Dr. Kevin Johnson, vice chair of the Vanderbilt University Department of Biomedical Informatics (DBMI), has been named the department’s new chair. His appointment became effective Jan. 1.

Dr. Johnson, who also holds the title of professor of Pediatrics, has been the DBMI vice chair since joining Vanderbilt in 2002. He says that this promotion has been made possible by the support of his peers.

"This honor is a very big deal for me," Johnson says. "I’m very excited about the support I have received from Vanderbilt administration to build upon the excellent efforts of my predecessors. It is rare in life that we get a chance to create something that makes a difference. For me, the role of department chair in Biomedical Informatics is that chance. I’m excited about the opportunity to create an environment that allows our talented faculty and students to shine."

Johnson graduated in 1983 from Dickinson College, in Carlisle, Pa., and is a 1987 graduate of Johns Hopkins University School of Medicine. He underwent post-graduate training at Johns Hopkins and Stanford University School of Medicine, earning an M.S. in medical informatics.

Before his tenure at Vanderbilt, Dr. Johnson served as a faculty member at John Hopkins. In preparing for his latest position, he has outlined a number of goals to improve the efficiency and effectiveness of the department.

"In five years, I hope to have developed a new Master’s Degree in Clinical Informatics, as well as a stronger and broader area of research excellence," he says. "These efforts will literally transform the way we think about health care by being able to train the next generation of leaders and by leveraging the newest techniques for using data to improve patient care."

As an out gay man in the medical field, Johnson hopes to bring dignity and respect in all his endeavors.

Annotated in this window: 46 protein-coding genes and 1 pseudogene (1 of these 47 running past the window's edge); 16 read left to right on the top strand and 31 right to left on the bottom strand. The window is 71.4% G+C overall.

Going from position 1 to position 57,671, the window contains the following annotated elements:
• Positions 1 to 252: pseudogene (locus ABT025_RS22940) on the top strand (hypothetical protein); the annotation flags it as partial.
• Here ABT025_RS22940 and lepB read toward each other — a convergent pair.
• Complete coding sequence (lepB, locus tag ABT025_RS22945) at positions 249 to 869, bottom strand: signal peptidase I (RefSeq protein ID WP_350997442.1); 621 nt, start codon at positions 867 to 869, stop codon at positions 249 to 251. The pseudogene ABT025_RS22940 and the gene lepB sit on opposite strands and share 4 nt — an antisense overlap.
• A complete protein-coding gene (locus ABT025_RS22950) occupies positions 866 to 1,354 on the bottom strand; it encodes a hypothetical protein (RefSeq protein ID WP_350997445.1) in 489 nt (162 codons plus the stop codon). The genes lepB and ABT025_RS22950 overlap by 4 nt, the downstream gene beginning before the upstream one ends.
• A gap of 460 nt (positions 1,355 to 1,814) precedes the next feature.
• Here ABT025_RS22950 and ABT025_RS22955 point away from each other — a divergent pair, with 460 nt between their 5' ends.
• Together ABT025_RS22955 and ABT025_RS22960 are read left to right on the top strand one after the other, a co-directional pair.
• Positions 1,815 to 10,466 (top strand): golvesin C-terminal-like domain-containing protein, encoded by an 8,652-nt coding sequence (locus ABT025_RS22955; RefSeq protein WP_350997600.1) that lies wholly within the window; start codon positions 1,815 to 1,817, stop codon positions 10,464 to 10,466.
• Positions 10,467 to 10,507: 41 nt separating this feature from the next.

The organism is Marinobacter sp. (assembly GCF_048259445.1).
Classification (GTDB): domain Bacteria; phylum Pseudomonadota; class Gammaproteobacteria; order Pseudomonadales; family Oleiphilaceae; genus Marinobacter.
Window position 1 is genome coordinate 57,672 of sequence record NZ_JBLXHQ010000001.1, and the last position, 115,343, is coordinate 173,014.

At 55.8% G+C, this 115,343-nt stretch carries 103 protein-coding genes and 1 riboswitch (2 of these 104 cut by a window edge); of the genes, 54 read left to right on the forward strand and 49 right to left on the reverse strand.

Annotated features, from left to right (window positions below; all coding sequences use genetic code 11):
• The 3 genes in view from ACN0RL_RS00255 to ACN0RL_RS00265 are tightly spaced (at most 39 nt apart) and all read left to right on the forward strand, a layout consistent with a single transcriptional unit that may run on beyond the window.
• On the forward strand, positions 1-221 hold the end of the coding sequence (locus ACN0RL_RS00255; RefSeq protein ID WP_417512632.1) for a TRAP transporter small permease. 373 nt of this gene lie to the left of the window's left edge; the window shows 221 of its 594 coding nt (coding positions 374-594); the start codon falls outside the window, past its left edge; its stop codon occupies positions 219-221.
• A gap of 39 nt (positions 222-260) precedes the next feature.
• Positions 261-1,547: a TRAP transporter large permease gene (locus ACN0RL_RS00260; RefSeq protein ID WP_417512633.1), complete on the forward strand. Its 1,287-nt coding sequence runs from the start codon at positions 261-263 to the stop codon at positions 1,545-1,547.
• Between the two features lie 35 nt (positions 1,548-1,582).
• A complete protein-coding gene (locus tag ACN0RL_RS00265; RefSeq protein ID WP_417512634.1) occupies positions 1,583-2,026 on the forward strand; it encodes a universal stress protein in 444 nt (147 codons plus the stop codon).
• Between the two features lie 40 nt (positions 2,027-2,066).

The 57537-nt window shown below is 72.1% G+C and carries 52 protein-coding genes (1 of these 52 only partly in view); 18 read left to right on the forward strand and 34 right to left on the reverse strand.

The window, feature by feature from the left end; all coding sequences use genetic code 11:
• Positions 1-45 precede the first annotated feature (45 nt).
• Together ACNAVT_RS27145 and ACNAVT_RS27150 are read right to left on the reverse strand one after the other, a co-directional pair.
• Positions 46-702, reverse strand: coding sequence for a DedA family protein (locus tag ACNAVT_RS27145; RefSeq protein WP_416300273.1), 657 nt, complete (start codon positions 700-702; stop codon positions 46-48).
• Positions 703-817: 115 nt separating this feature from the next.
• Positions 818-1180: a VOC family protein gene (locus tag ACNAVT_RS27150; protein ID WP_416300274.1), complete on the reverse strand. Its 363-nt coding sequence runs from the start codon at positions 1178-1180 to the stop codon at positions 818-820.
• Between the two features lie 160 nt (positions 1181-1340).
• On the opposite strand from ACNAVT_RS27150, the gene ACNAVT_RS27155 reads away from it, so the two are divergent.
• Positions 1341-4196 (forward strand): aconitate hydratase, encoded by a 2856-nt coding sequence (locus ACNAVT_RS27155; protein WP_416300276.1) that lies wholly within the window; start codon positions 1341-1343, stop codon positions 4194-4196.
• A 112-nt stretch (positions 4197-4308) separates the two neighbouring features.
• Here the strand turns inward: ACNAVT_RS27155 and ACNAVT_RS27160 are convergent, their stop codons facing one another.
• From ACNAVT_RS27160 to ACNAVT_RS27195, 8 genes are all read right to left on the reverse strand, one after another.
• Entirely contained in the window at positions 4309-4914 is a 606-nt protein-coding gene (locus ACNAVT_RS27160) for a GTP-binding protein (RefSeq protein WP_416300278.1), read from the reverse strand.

"I am a strong believer in diversity," Johnson says, "and I look forward to supporting a culture of inclusiveness in our Department, as well as throughout Vanderbilt."

This article has been republished from Out & About Nashville, and was part of a series of first-person pieces written by the late Bobbi Williams.

When I was 14 years old, I surreptitiously made my way through the stacks in the local library until I came to the Psychology section. One after one, I took down the books whose titles I thought would provide an answer, went to the table of contents and, if there were any, I flipped to the pictures.

Keep reading Show less

James Mai

Many of us have made resolutions and pledged ourselves to transforming some aspect, or aspects, of our lives. For some, these resolutions will involve career, budget, home ownership, etc., but for a LOT of us, they will involve various health, exercise and fitness goals.

Often, these resolutions are vague, like “lose weight” or “exercise more”, and way too often they begin with a gym contract and end with Netflix and a bag of takeout. Getting specific can help in holding yourself accountable for these commitments, though. So we thought it might be interesting to talk with a local gay trainer, James Mai, about his fitness journey, his work as a trainer and how he keeps himself motivated, and get some of his suggestions for carrying through on this year’s fitness resolutions!

Keep reading Show less


Keep reading Show less